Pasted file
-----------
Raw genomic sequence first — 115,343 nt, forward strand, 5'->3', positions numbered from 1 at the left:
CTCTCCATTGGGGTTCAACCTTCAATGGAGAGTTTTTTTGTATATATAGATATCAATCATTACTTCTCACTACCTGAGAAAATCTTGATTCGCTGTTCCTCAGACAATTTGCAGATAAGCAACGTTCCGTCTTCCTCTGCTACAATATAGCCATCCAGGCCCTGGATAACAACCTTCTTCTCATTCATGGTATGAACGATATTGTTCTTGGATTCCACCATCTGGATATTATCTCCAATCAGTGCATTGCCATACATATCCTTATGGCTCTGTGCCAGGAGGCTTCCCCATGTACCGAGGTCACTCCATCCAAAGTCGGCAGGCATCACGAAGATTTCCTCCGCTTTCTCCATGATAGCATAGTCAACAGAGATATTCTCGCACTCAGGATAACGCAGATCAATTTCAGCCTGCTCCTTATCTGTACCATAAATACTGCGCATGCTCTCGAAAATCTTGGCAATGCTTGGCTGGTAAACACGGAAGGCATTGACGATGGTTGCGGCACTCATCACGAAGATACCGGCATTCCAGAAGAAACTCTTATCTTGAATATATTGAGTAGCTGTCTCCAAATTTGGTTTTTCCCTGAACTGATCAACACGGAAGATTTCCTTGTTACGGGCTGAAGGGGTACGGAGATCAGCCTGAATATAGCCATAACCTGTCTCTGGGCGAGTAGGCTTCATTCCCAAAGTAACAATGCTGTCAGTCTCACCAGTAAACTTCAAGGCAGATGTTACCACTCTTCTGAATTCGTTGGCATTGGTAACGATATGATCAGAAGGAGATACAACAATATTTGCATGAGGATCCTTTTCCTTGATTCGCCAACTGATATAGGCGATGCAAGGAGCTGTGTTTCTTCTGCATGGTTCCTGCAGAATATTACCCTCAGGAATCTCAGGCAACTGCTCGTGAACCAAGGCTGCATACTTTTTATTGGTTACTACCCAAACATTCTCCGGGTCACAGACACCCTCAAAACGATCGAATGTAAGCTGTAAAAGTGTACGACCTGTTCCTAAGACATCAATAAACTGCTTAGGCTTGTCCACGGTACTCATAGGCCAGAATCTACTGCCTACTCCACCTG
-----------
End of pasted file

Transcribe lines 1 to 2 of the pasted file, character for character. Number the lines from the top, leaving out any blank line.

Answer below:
Raw genomic sequence first — 115,343 nt, forward strand, 5'->3', positions numbered from 1 at the left:
CTCTCCATTGGGGTTCAACCTTCAATGGAGAGTTTTTTTGTATATATAGATATCAATCATTACTTCTCACTACCTGAGAAAATCTTGATTCGCTGTTCCTCAGACAATTTGCAGATAAGCAACGTTCCGTCTTCCTCTGCTACAATATAGCCATCCAGGCCCTGGATAACAACCTTCTTCTCATTCATGGTATGAACGATATTGTTCTTGGATTCCACCATCTGGATATTATCTCCAATCAGTGCATTGCCATACATATCCTTATGGCTCTGTGCCAGGAGGCTTCCCCATGTACCGAGGTCACTCCATCCAAAGTCGGCAGGCATCACGAAGATTTCCTCCGCTTTCTCCATGATAGCATAGTCAACAGAGATATTCTCGCACTCAGGATAACGCAGATCAATTTCAGCCTGCTCCTTATCTGTACCATAAATACTGCGCATGCTCTCGAAAATCTTGGCAATGCTTGGCTGGTAAACACGGAAGGCATTGACGATGGTTGCGGCACTCATCACGAAGATACCGGCATTCCAGAAGAAACTCTTATCTTGAATATATTGAGTAGCTGTCTCCAAATTTGGTTTTTCCCTGAACTGATCAACACGGAAGATTTCCTTGTTACGGGCTGAAGGGGTACGGAGATCAGCCTGAATATAGCCATAACCTGTCTCTGGGCGAGTAGGCTTCATTCCCAAAGTAACAATGCTGTCAGTCTCACCAGTAAACTTCAAGGCAGATGTTACCACTCTTCTGAATTCGTTGGCATTGGTAACGATATGATCAGAAGGAGATACAACAATATTTGCATGAGGATCCTTTTCCTTGATTCGCCAACTGATATAGGCGATGCAAGGAGCTGTGTTTCTTCTGCATGGTTCCTGCAGAATATTACCCTCAGGAATCTCAGGCAACTGCTCGTGAACCAAGGCTGCATACTTTTTATTGGTTACTACCCAAACATTCTCCGGGTCACAGACACCCTCAAAACGATCGAATGTAAGCTGTAAAAGTGTACGACCTGTTCCTAAGACATCAATAAACTGCTTAGGCTTGTCCACGGTACTCATAGGCCAGAATCTACTGCCTACTCCACCTG